Dictionary of National Biography, 1885-1900/Allardice, Robert Barclay

ALLARDICE, ROBERT BARCLAY (1779–1854), pedestrian, generally known as Captain Barclay, was the son of Robert Barclay, representative of the family of Barclays of Ury, who took the name of Allardice upon his marriage to Sarah Ann Allardice in 1776. The marriage was dissolved in 1793; Mrs. Allardice married John Nudd in 1795, and died in July 1833. Robert was born in August 1779, succeeded to the family estate after his father's death in 1797; went into the 23rd regiment in 1805, and served in the Walcheren expedition in 1809 as aide-de-camp to the Marquis of Huntly. He devoted himself to agriculture and improved the local breed of cattle. He married Mary Dalgarno in 1819; and their only child Margaret married S. Ritchie in 1840, and settled in America. After his mother's death, Captain Barclay claimed the earldom of Airth on the ground of his descent from William, Earl of Monteith, (d. 1694). The case was heard before the House of Lords in 1839; and in 1840 Captain Barclay claimed also the earldoms of Strathern and Monteith, but proceedings were ultimately dropped. In 1842 he published a short account of an agricultural tour made in the United States in the preceding spring. He died 8 May 1854, from paralysis, having been injured three days previously by a kick from a horse. Captain Barclay is known by his extraordinary pedestrian performances. His most noted feat was walking one mile in each of 1,000 successive hours. This feat was performed at Newmarket from 1 June to 12 July 1809. His average time of walking the mile varied from 14 min. 54 sec. in the first week to 21 min. 4 sec. in the last, and his weight was reduced from 13 st. 4 lb. to 11 stone. Though he had not trained himself regularly, he was so little exhausted that he started for the Walcheren expedition on 17 July in perfect health. He had previously accomplished many remarkable feats. In 1801 he had gone 110 miles in 19 hours 27 min. in a muddy park; in the some year he did 90 miles in 20 hours 22 min. 4 sec.; in 1802 he walked 64 miles in 10 hours; in 1805 he repeated this feat, and on another occasion walked 72 miles between breakfast and dinner; in 1806 he walked 100 miles over bad roads in 19 hours; and in 1807 78 miles on hilly road in 14 hours; in 1808 he started at 5 a.m., walked 30 miles grouse-shooting, dined at 5, walked 60 miles to his house at Ury in 11 hours, after attending to business walked 16 miles to Laurence Kirk, danced at a ball, returned to Ury by 7 a.m., and spent the next day partridge-shooting, having travelled 130 miles and been without sleep for two nights and three days. In 1810–11 he rode twice a week 51 miles to hunt, and after hunting returned the same night. A year later he went 33 miles out and home three times a week for the same purpose. At the age of 20 he could lift half a ton, and lifted a man weighing 18 stone, standing upon his right hand and steadied by his left, from the floor to a table. Barclay's strength was inherited. His ancestor, the first Barclay of Ury, was one of the strongest men in the kingdom, and his sword, too heavy for ordinary men, was preserved in the family; his grandfather (great-grandson of this first Barclay and grandson of the apologist) was known as ‘the strong;’ and his father was a ‘noted pedestrian,’ who walked from Ury to London (510 miles) in 10 days, and had also walked 210 miles in three days, and 81 miles in about 16 hours. He was six feet high, and remarkably handsome. A portrait of Captain Barclay is given in ‘Pedestrianism,’ with a minute account of his athletic feats.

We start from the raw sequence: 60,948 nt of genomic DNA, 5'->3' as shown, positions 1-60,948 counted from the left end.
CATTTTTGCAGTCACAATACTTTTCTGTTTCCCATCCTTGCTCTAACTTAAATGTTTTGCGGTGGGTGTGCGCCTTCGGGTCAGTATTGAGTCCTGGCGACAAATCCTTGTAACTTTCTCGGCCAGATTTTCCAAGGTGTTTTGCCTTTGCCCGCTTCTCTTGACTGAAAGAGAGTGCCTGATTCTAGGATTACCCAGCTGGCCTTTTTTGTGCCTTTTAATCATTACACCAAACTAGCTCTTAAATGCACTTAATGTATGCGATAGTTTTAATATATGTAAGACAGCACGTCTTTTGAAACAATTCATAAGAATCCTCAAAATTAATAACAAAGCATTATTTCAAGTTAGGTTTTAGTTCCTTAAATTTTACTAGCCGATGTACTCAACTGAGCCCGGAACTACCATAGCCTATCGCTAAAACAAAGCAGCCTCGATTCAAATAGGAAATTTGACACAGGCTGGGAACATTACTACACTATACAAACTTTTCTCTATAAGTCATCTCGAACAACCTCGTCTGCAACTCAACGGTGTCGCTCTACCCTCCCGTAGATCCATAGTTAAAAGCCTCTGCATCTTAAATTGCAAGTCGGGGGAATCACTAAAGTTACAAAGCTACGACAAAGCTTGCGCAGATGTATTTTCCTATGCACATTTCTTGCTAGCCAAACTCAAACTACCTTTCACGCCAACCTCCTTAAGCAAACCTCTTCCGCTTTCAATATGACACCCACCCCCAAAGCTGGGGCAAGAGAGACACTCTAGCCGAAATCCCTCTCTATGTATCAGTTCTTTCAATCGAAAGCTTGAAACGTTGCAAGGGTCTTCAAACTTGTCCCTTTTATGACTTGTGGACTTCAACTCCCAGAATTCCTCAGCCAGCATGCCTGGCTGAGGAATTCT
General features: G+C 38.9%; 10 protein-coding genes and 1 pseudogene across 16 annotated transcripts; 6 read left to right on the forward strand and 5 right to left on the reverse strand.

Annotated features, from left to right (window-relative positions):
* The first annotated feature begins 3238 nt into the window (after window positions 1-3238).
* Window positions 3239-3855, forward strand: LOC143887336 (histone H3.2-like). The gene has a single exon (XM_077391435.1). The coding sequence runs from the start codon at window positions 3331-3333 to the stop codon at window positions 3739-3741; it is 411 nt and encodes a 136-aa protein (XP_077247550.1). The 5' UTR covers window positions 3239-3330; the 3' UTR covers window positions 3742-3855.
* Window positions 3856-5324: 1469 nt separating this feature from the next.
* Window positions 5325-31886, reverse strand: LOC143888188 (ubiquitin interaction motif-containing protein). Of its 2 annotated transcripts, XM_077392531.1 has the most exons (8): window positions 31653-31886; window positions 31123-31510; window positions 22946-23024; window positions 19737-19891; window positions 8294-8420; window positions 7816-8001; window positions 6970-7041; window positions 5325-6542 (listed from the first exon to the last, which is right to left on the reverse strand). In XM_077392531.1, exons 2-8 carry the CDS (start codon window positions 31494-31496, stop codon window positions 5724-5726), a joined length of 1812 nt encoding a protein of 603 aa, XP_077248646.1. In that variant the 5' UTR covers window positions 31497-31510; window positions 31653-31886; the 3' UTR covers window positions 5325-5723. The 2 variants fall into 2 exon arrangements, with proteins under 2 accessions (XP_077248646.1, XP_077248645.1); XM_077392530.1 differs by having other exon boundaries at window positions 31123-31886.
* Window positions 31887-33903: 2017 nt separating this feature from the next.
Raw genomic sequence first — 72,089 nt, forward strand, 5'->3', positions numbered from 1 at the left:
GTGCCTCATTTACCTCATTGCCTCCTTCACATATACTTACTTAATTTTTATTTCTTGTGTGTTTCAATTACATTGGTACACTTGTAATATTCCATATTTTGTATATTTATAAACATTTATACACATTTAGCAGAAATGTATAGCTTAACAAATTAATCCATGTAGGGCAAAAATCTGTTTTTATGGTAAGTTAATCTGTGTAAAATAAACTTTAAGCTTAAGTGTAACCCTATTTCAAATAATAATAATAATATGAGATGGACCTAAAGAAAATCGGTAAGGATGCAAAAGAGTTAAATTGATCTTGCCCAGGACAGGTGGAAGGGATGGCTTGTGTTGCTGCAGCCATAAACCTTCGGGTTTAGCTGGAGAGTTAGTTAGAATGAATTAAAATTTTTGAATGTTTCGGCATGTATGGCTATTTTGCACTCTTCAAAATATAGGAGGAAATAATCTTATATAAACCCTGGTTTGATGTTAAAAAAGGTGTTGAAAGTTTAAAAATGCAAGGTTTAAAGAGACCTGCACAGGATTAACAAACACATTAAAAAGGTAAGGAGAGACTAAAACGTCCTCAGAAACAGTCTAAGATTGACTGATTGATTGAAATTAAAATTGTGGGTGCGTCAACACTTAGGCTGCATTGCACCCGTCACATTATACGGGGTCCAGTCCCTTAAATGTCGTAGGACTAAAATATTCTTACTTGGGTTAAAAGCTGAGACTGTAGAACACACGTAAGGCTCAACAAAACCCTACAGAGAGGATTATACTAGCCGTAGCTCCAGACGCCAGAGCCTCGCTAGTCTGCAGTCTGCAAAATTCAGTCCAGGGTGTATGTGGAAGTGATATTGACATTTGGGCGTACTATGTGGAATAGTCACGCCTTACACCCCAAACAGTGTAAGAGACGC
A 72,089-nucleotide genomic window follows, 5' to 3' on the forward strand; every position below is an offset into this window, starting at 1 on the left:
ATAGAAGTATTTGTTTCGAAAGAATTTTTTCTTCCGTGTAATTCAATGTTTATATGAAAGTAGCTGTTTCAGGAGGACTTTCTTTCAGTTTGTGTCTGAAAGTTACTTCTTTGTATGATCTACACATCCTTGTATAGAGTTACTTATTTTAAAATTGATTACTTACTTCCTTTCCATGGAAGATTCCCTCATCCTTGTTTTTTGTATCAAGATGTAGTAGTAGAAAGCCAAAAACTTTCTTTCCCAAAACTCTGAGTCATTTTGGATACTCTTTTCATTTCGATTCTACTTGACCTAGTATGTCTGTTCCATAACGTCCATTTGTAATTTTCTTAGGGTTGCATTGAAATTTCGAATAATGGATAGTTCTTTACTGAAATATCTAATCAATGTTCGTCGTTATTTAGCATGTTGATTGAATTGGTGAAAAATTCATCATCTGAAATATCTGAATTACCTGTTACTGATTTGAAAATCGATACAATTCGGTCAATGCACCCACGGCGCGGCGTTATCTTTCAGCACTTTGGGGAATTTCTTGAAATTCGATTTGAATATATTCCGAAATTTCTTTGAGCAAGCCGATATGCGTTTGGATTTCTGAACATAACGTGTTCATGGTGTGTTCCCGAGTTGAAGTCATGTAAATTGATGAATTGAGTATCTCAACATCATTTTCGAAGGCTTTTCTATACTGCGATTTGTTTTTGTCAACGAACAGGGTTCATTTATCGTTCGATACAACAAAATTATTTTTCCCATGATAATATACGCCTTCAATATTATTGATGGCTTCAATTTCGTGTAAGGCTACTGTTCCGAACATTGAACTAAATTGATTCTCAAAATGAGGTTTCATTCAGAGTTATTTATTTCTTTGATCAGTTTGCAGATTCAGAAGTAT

[Pedestrianism, by the author of the History of Aberdeen (W. Thom), 1813; Gent. Mag. (new series), vol. xlii.; History of the Earldoms of Strathern, Monteith, and Airth, by Sir Harris Nicolas, 1842.]

L. S.